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True boys of summer scoff at losing image

Published Oct. 1, 2005

Over the past six years, the Atlanta Braves have won a baseball-best 550 regular-season games, five straight division titles, four National League pennants, and the 1995 world championship.

But it is the 12 World Series games _ and thus three potential championships _ that they lost during that span that have come to tarnish the franchise luster.

They have been called losers. Chokers. The Buffalo Bills of baseball. Listen closely and you hear people feeling sorry for them.

But you know what?

They don't give a spit.

"Do you realize how many players in this game would give their right _ and you name the body part _ to have been in the position our players have been in the past six years, to be real possible contenders for world championships?" general manager John Schuerholz said.

"Those who try to make that a negative in any way just don't understand sport and especially don't understand professional baseball. They are relatively clueless if they have that sort of negative view about it. Sure, and I've said it before, it's frustrating and disappointing.

"But don't feel sorry for us. My God, no. There's not a player in baseball, I don't think, that if you asked would he have liked to have been on the Braves the last six years, that would say no. That's what these guys are all in business for, to get to the position to battle for championships, and we've done that."

Their 550 wins since 1991 are 63 more than the next closest team. No National League team had ever won five straight division titles before. You have to go back to the Yankees' teams of the early 1960s to find the last team that played in four out of five Series.

"People can criticize that we haven't won more World Series than we have. I don't think that's necessarily a fair criticism," pitcher Tom Glavine said. "We think we should have won more too. But the fact of the matter is we didn't. I don't think that's because we choked. The margin between winning and losing in a World Series is pretty slim. I think people are too quick to assume the losing team choked rather than just give the winning team a little bit of credit. You can't take away the fact that we've won more games than anybody has in this decade. You can't take away the fact that we've been in four World Series and how hard it is to do that.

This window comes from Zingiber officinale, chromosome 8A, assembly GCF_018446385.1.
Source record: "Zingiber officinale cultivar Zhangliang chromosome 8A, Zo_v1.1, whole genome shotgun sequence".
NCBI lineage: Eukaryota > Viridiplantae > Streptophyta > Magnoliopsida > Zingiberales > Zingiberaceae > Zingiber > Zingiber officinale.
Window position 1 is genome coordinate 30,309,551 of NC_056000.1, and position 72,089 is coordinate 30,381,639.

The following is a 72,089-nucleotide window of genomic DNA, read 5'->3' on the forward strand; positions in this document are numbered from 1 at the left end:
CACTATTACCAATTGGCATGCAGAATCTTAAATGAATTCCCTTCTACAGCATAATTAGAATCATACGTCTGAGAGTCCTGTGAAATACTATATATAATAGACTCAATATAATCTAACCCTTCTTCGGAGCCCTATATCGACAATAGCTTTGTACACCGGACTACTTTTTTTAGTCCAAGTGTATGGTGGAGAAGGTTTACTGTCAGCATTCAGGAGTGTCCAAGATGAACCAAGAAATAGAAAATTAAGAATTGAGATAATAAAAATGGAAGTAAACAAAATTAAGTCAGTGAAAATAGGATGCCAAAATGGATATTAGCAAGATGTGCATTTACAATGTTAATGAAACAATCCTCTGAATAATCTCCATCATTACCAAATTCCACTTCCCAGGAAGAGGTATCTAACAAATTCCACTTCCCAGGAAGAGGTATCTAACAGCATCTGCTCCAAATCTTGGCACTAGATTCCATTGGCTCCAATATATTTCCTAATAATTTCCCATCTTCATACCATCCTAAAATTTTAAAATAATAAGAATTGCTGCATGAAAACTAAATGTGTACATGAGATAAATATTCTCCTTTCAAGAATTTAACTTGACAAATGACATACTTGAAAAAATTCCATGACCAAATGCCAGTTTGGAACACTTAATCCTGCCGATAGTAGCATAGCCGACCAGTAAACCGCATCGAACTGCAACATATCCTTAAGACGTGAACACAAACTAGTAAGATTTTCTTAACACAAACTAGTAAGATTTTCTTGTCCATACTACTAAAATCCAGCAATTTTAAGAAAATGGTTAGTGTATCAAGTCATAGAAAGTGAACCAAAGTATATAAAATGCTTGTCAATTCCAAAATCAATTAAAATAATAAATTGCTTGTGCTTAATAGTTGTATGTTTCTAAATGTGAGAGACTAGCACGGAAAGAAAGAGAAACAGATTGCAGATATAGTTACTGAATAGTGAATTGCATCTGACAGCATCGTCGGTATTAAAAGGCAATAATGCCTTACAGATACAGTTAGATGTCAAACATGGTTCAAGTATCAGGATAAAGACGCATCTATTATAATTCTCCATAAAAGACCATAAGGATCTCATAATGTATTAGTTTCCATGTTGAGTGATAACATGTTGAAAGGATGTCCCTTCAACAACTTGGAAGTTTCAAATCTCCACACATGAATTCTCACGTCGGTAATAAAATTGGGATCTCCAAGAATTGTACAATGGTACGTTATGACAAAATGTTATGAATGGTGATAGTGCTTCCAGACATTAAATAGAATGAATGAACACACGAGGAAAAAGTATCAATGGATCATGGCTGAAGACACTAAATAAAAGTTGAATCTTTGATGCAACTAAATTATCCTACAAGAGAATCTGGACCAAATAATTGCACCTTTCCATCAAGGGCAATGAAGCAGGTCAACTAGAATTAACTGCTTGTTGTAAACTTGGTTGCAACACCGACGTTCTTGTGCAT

"I've heard people say it before and they're right _ we're a victim of our own circumstance. We're there year after year, where some of these other teams that have won it and disappear for five years are almost in a better spot than we are. For my money I'd rather be on a team that has a chance to win it every year rather than be a one-year wonder, then disappear for another four years."

What is most impressive about the Braves' run is how long it has lasted. For players who lived through the 106-defeat debacle of 1988 and the back-to-back 97-loss seasons of 1989 and 1990 such as Glavine, shortstop Jeff Blauser, rightfielder David Justice, second baseman Mark Lemke and pitcher John Smoltz, the turnaround is amazing.